In an attempt to define this relationship even more, a recent study looked at 25 clinic-referred young adults ages 17-30 with ADHD and 23 controls matched for age, gender, and educational level. Each individual was interviewed to determine his or her driving history. Official state driving records were also reviewed. The subjects’ driving abilities were assessed using a computerized program; driving knowledge was tested by a Driver Performance Analysis System. The two groups did not differ on intelligence testing.

All ADHD subjects had been cited at least once for speeding—twice the rate for controls. Teens with ADHD had had their licenses suspended or revoked significantly more often than controls and were nearly four times more likely to have been involved as drivers in a crash. Problems in driving associated with ADHD were not found to be in the areas of driving knowledge but in actual performance of motor vehicle operation.

The most anxious moment in the life of parents is watching their newly licensed teen drive out of the driveway in the family car. They know that their son or daughter is moving out into a scary, complex world. This anxiety is compounded when the teen has ADHD.

No doubt, the more common characteristics of ADHD such as distractibility, impulsiveness, and increased risk taking make the teen with ADHD more vulnerable drivers. So what can be done to help our teens be safer behind the wheel?

While there are no guarantees, we can tip the scales in the direction of safety by honestly facing the challenges:

♦We openly discuss with our teen how his or her ADHD symptoms can affect driving. We can talk about their vulnerability to distractions and role play as to how to overcome common distractions.

♦At the right time we enroll our potential driver in a good driving education program to make sure he or she has the benefit of comprehensive driving knowledge and skills.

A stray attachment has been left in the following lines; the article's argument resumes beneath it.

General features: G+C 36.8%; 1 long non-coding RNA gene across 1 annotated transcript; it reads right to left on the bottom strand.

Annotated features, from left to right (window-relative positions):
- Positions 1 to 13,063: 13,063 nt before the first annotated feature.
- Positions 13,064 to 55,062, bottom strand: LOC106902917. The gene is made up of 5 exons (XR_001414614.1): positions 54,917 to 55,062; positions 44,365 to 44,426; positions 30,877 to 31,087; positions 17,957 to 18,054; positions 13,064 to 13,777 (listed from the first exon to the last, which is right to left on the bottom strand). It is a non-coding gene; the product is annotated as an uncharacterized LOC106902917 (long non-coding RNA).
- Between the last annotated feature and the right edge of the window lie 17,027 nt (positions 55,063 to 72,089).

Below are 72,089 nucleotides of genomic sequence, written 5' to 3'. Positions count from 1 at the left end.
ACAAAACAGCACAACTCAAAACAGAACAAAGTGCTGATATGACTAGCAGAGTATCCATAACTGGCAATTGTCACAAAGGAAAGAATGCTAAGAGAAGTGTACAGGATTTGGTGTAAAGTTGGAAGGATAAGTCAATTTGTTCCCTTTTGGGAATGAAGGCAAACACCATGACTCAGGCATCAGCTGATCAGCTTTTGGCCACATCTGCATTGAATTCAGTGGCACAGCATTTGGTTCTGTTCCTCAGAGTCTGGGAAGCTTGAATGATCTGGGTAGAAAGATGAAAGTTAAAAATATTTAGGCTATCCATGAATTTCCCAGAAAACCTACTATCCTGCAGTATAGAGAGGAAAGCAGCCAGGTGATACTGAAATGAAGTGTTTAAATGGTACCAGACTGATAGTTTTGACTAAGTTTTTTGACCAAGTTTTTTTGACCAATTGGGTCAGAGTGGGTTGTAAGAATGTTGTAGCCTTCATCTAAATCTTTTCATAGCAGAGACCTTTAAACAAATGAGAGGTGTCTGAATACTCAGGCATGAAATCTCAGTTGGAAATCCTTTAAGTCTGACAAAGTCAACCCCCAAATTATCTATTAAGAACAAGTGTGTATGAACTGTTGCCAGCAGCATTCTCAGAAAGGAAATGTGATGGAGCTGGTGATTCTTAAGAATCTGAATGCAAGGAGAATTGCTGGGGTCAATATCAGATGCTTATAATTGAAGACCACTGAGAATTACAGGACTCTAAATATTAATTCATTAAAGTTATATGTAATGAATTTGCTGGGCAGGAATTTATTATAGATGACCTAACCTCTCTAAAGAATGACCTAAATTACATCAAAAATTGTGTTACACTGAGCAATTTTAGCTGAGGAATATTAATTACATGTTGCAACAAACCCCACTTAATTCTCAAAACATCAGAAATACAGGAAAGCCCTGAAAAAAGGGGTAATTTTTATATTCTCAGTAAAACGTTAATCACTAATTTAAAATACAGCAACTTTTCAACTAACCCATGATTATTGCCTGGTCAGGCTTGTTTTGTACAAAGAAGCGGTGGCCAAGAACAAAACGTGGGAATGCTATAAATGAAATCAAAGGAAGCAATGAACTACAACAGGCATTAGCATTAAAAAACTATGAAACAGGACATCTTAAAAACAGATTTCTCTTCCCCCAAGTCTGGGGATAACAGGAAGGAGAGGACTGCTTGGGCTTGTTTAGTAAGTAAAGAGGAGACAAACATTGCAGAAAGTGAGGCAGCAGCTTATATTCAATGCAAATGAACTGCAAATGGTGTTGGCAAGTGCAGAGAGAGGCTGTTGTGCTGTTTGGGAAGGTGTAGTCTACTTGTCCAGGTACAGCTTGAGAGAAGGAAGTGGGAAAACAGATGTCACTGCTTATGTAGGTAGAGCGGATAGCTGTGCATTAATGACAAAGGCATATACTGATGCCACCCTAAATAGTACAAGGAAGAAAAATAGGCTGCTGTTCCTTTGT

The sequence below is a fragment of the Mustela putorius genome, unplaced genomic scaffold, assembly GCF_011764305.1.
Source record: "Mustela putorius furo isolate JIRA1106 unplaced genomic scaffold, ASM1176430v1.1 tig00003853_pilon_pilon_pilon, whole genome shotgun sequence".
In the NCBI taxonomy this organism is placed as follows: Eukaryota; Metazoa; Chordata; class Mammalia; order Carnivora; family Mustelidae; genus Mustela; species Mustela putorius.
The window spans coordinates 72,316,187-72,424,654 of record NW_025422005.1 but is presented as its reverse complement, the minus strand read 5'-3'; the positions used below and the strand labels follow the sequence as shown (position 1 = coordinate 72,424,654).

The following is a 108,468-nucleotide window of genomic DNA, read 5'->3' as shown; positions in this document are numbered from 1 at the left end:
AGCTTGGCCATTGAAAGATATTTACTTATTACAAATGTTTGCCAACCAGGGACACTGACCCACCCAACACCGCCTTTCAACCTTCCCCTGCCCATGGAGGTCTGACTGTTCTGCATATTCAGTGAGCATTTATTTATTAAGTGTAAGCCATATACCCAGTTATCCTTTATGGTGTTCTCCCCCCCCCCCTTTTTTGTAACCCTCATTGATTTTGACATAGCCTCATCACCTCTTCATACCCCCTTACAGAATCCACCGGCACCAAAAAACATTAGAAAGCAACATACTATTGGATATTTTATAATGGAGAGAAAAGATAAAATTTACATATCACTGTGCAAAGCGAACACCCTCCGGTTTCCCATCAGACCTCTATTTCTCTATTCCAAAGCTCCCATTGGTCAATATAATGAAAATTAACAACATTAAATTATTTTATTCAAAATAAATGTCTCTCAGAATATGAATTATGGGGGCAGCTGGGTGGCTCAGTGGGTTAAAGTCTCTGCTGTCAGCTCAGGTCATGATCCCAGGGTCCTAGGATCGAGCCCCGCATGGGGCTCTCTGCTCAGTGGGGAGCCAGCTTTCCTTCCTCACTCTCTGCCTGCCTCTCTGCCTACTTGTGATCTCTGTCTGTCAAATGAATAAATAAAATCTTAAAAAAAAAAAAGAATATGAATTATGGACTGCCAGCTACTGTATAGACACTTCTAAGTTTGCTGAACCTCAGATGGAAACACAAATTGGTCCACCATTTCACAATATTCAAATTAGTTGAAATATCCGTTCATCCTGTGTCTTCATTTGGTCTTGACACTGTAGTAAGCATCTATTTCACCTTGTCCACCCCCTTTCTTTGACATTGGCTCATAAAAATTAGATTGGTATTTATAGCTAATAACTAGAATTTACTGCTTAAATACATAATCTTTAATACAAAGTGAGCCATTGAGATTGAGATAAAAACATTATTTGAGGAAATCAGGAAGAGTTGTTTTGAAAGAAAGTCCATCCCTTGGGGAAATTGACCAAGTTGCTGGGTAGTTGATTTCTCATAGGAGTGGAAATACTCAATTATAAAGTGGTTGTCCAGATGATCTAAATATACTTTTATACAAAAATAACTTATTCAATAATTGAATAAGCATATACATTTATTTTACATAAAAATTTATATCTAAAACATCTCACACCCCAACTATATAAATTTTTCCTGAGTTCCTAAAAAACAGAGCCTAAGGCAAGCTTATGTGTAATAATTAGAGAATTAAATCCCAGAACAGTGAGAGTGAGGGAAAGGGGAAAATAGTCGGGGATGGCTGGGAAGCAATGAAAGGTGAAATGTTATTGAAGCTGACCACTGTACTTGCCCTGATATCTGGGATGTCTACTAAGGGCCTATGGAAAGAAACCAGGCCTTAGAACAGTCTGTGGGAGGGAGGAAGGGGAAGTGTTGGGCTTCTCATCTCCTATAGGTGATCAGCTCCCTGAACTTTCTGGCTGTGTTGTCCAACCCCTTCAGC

♦Realistically, many teens with ADHD will not be ready to drive at 16 or 17 and may need to wait until they are older to get that coveted license.

♦The teen that continues to have a high level of symptoms, especially of inattentiveness and impulsiveness may need to continue medication into the driving years in order to have sufficient control in order to be a safe drive.

♦Once the teen is driving, parents should monitor closely their driving habits and help them see areas in which they need to focus their attention and work on improving.

Redemptive Features of ADHD

Could there be positive aspects to having ADHD?

One would think so. As a biological condition, ADHD has been around for eons. To persist in the human family, there would likely be some benefits to the individual with these traits.

The negative effects that ADHD symptoms have on socialization and productivity are well known and very real. These disruptive features tend to capture the focus of professionals as well as parents because of the limitations they bring to the child’s life. But redeeming features do exist, even though they may be difficult to see when the child is failing in school and loosing friends.

Some potential beneficial side effects of ADHD are:

The inattention to detail that can be so frustrating to the student, the teacher, and the parent can result in an enhanced conceptual ability which helps the child see the “big picture.” This “big picture” view can result in strengths in global problem solving.

The inability to be easily satisfied can be associated with ambition and initiative. Could this be one reason why Thomas Edison kept tinkering with all sorts of projects leading to his  ownership of thousands of patents for innovative and useful products?

Distractibility is intimately linked to creativity. A student who notices things no one else sees is in a position to detect meaningful interrelationships that elude more disciplined minds.